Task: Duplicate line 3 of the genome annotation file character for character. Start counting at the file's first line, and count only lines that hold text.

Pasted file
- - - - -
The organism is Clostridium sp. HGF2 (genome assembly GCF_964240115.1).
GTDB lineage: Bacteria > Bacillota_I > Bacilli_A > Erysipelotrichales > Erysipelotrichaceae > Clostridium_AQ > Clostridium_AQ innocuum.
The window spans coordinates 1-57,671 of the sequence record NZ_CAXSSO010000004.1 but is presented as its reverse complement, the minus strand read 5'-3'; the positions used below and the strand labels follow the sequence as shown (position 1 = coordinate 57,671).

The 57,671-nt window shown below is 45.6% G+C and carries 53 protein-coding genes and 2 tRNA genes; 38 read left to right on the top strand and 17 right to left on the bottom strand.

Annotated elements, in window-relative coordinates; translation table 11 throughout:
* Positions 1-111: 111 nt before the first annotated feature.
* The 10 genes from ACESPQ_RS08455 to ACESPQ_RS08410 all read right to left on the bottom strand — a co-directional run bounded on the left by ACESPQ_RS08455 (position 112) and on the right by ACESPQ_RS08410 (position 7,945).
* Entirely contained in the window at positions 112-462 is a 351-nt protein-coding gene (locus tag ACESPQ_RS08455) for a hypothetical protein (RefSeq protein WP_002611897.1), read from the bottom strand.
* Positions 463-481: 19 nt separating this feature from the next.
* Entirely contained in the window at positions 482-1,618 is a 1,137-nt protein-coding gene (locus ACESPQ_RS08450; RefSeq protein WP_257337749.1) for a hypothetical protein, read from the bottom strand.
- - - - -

The window spans coordinates 1-57,671 of the sequence record NZ_CAXSSO010000004.1 but is presented as its reverse complement, the minus strand read 5'-3'; the positions used below and the strand labels follow the sequence as shown (position 1 = coordinate 57,671).